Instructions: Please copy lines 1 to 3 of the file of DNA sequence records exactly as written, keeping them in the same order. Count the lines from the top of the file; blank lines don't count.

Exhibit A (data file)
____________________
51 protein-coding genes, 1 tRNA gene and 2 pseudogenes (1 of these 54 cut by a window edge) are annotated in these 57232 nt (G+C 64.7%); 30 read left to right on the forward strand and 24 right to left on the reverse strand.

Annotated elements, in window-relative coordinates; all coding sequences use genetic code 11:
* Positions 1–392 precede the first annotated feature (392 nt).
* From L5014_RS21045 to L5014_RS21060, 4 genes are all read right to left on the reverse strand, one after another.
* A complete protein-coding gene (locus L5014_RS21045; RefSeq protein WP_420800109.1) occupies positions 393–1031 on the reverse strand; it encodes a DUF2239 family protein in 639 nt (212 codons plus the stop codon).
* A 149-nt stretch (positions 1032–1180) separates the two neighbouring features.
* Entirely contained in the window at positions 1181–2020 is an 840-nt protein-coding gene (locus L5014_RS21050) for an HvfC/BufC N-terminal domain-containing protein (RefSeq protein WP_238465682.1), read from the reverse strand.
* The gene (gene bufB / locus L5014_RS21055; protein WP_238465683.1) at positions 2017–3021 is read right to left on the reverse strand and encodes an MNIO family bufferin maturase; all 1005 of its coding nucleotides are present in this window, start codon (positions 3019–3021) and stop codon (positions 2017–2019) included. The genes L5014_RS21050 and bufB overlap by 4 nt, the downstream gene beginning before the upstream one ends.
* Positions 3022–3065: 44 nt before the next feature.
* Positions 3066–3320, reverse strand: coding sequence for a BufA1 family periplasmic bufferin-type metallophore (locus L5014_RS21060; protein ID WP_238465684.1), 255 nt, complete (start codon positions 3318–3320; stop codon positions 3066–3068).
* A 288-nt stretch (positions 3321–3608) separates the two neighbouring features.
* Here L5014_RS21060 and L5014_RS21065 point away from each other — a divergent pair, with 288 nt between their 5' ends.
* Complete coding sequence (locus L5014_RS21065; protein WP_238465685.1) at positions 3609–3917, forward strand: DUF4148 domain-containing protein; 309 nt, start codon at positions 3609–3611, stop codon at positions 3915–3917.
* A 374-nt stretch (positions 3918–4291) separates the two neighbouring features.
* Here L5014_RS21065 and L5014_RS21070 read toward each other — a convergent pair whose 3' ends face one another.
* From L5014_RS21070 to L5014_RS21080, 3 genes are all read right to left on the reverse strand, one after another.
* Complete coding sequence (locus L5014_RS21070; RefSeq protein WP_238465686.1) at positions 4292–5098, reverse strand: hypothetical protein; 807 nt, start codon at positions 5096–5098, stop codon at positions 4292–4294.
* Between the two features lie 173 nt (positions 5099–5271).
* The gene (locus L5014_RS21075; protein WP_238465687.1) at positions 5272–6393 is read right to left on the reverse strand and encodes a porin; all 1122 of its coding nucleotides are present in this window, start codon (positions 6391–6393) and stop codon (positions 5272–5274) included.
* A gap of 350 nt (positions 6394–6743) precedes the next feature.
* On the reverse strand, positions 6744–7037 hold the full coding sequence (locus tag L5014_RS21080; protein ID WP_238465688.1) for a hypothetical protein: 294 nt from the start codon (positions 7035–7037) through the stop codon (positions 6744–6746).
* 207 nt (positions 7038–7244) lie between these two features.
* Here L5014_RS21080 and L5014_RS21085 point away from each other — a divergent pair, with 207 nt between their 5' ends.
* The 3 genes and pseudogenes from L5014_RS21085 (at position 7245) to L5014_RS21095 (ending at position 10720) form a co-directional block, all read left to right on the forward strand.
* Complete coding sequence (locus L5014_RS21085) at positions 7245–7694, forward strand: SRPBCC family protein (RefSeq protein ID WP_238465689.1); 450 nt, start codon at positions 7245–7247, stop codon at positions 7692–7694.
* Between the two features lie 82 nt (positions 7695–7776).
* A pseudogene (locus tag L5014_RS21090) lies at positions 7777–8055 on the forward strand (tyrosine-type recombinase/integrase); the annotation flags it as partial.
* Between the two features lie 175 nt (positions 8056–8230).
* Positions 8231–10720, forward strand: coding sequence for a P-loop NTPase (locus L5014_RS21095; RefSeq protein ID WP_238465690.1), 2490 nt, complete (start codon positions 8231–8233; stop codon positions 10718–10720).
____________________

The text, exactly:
51 protein-coding genes, 1 tRNA gene and 2 pseudogenes (1 of these 54 cut by a window edge) are annotated in these 57232 nt (G+C 64.7%); 30 read left to right on the forward strand and 24 right to left on the reverse strand.

Annotated elements, in window-relative coordinates; all coding sequences use genetic code 11:
* Positions 1–392 precede the first annotated feature (392 nt).